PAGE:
President Trump and First Lady Melania Trump are in Dayton, Ohio, and El Paso, Texas, today to meet with some of the victims of the recent mass shootings and their families, as well as first responders. Before he departed the White House, Trump took questions from reporters.
Asked what he would say to critics who claim his rhetoric is "emboldening white nationalists," Trump said:
"So, my critics are . . . trying to [score] points. . . If you look at Dayton, that was a person [who] supported . . . Antifa . . . It had nothing to do with President Trump."
When asked whether he was concerned about "the rise in white supremacy," the president said:
"I am concerned about the rise of any group of hate. I don't like it. Any group of hate, whether it's white supremacy . . . whether it's Antifa . . . I am very concerned about it. And I'll do something about it."
Reporters peppered the president with questions about what he and Congress might do legislatively to address mass shootings. The president indicated that background checks and "red flag laws" were important to ensure that "mentally unstable, seriously ill people aren't carrying guns."
As for banning so-called "assault weapons," the president said, "I can tell you that there is no political appetite for that at this moment."
The president was also asked if he "regretted" referring to massive numbers of illegal immigrants crossing the border as an "invasion." He ignored the reporter's question, and I'm glad he did not dignify it with a direct response. But Trump did deliver a strong, unapologetic defense of his immigration position, saying:
"I think illegal immigration is a terrible thing for this country. . . I think open borders are a very bad thing for our country. And we're stopping [it]; we're building a wall right now. . . It's being built at a rapid pace. . . We need strong immigration laws. . . So, I believe we have to have legal immigration, not illegal immigration."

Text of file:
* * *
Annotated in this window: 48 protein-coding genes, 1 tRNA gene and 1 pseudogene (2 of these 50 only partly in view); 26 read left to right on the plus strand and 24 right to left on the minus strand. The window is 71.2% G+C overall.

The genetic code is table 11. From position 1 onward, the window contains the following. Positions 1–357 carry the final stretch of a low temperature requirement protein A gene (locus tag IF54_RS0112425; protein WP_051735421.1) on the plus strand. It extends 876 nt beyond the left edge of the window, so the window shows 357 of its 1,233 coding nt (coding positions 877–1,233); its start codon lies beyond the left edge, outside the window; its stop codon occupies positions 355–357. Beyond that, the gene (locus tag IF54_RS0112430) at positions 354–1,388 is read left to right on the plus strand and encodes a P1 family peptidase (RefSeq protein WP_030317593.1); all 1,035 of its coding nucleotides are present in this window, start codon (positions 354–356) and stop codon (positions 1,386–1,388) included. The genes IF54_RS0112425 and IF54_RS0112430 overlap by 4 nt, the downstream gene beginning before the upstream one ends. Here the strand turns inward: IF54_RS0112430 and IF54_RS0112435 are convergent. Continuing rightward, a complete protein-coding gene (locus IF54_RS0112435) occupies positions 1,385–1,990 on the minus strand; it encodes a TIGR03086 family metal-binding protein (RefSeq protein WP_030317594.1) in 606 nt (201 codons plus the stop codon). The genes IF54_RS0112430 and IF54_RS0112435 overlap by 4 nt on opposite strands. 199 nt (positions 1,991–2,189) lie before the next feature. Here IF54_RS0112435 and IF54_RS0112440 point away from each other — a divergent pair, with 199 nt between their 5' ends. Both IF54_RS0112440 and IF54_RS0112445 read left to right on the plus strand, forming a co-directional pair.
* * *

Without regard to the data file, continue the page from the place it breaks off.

As the president prepared for today's visits, progressive politicians in Dayton and El Paso were telling the president that he is unwelcome and blamed him for the murders. Such over-the-top rhetoric is not helpful and only fuels the divisions in our country.
(By the way, the Women's March is protesting the president's visit to El Paso today. That's some real chutzpah given the group's record of racism and anti-Semitism.)
Local officials should welcome the president of the United States at a time when the country is hurting. They should be doing their part to tone down the rhetoric.
But the left isn't doing that. For example, Frank Figliuzzi, an NBC News contributor and former FBI assistant director for counterintelligence, essentially accused the president of being an admirer of Adolf Hitler. Here's what he said Monday night on MSNBC:
"The president said that we will fly our flags at half-mast until August 8th. That's 8/8. . . The numbers 88 are very significant in the neo-Nazi and white supremacist movement. Why? Because the letter H is the eighth letter of the alphabet and to them, the numbers 88 together stand for 'Heil Hitler.'"
So now the left has turned the very act of lowering the flag out of respect for the victims into an act of white supremacy. This is how unhinged the left has become. And bizarre conspiracy theories are now passing for "news" on MSNBC.